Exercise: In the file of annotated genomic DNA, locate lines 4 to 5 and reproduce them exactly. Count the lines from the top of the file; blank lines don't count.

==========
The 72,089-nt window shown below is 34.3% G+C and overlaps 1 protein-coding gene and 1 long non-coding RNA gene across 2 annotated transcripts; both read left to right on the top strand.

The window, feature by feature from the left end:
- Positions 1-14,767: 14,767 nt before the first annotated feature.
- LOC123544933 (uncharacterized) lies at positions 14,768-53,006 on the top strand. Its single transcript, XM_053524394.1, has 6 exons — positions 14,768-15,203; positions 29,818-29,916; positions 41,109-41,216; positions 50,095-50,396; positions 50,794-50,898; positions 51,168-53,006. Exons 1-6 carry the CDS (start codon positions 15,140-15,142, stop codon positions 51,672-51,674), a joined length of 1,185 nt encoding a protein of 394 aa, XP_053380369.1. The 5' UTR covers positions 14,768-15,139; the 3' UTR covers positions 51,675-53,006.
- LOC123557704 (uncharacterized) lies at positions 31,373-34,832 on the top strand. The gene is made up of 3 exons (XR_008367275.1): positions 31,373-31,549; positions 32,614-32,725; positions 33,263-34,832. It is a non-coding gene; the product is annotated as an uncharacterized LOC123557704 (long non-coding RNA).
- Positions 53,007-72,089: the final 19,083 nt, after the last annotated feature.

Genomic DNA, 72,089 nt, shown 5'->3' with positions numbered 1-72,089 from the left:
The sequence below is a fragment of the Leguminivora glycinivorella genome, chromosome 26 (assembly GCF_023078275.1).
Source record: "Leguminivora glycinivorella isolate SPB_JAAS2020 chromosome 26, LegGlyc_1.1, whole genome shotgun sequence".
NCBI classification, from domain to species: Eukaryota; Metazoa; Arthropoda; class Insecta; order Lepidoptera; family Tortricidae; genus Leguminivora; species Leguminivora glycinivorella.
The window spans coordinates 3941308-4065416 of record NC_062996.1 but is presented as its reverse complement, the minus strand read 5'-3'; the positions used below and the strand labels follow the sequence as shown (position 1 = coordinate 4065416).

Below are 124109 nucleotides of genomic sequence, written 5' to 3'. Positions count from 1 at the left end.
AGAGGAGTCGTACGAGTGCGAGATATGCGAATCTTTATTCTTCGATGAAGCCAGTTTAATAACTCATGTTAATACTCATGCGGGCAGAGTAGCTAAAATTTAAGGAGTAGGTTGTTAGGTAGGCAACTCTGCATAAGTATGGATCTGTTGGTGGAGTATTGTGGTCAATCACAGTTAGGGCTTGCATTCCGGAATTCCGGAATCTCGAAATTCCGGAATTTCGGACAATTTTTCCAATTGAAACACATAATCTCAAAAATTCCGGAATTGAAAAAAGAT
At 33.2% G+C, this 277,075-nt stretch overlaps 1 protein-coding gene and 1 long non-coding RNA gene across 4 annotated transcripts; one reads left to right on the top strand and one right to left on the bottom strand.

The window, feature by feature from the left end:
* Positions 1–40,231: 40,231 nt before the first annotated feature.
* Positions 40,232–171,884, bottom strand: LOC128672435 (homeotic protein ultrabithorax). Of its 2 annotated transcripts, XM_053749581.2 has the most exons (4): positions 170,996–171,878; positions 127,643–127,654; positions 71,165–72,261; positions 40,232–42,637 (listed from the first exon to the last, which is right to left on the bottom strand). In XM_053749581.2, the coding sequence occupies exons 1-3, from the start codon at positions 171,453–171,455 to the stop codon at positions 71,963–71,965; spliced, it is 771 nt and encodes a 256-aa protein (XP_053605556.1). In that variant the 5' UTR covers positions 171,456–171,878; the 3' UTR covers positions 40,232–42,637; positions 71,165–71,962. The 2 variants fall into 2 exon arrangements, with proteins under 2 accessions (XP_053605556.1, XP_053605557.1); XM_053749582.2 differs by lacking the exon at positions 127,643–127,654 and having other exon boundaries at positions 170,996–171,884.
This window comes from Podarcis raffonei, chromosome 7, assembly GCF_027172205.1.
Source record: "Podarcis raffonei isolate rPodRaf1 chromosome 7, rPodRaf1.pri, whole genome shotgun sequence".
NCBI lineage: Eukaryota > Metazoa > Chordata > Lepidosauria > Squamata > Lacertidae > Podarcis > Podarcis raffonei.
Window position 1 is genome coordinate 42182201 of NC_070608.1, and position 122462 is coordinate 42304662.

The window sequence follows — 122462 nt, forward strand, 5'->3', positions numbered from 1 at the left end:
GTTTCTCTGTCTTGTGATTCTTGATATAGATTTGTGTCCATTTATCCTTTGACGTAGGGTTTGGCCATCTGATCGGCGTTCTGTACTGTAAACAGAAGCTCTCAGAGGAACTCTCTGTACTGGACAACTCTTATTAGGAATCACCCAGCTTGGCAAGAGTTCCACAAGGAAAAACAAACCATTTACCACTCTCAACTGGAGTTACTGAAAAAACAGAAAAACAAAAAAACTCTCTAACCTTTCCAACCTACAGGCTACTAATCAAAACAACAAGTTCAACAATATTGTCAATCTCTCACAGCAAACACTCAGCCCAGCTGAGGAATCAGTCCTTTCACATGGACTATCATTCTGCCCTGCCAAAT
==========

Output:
- LOC123544933 (uncharacterized) lies at positions 14,768-53,006 on the top strand. Its single transcript, XM_053524394.1, has 6 exons — positions 14,768-15,203; positions 29,818-29,916; positions 41,109-41,216; positions 50,095-50,396; positions 50,794-50,898; positions 51,168-53,006. Exons 1-6 carry the CDS (start codon positions 15,140-15,142, stop codon positions 51,672-51,674), a joined length of 1,185 nt encoding a protein of 394 aa, XP_053380369.1. The 5' UTR covers positions 14,768-15,139; the 3' UTR covers positions 51,675-53,006.
- LOC123557704 (uncharacterized) lies at positions 31,373-34,832 on the top strand. The gene is made up of 3 exons (XR_008367275.1): positions 31,373-31,549; positions 32,614-32,725; positions 33,263-34,832. It is a non-coding gene; the product is annotated as an uncharacterized LOC123557704 (long non-coding RNA).